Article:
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Center for Transportation Studies

Programs & Labs

Rural Unsignalized Intersections

Intersections account for more than two million crashes in the United States every year, and over 20 percent of fatal crashes are intersection-related. In rural areas, crashes are often more severe because of higher vehicle speeds and longer emergency response times. In Minnesota, for example, over 20 percent of all fatal crashes consistently occur at rural unsignalized intersections.

Installing traffic signals has been the most common response to high crash rates at rural unsignalized intersections. However, traffic signals often fail to reduce the total number of crashes, as rear-end collisions increase. Signals also disrupt the flow of traffic, leading to delays and more crashes as fast-moving vehicles encounter vehicles that have been slowed down by a red signal.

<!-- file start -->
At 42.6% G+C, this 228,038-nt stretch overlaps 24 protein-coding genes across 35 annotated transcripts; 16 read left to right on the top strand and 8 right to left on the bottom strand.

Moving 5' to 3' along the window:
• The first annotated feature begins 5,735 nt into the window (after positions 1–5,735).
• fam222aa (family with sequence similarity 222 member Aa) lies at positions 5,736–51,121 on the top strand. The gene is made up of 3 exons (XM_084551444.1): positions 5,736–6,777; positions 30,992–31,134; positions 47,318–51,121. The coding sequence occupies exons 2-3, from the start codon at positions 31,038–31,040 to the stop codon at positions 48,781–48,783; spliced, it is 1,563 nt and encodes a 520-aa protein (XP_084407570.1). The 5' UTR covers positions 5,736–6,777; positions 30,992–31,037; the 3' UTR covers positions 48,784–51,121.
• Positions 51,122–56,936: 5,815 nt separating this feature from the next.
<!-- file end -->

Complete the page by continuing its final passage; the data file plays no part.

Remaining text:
The ITS Institute's rural intersection collision avoidance research takes a different approach: helping drivers make better decisions. This approach combines the Institute's expertise in traffic monitoring, data processing and computation, and human factors engineering to improve safety.

Cooperative Intersection Collision Avoidance System—Stop Sign Assist (CICAS-SSA)

Researchers from the ITS Institute, in cooperation with the Minnesota Department of Transportation (MnDOT), have developed this infrastructure-based driver-assist system to help drivers make better decisions and prevent collisions at rural highway intersections.The system uses multiple sensors and advanced computer algorithms to track vehicles moving along a rural divided highway. This information is then used to warn drivers stopped on a secondary rural road when gaps in highway traffic are too small to merge or cross safely.

Other Research Projects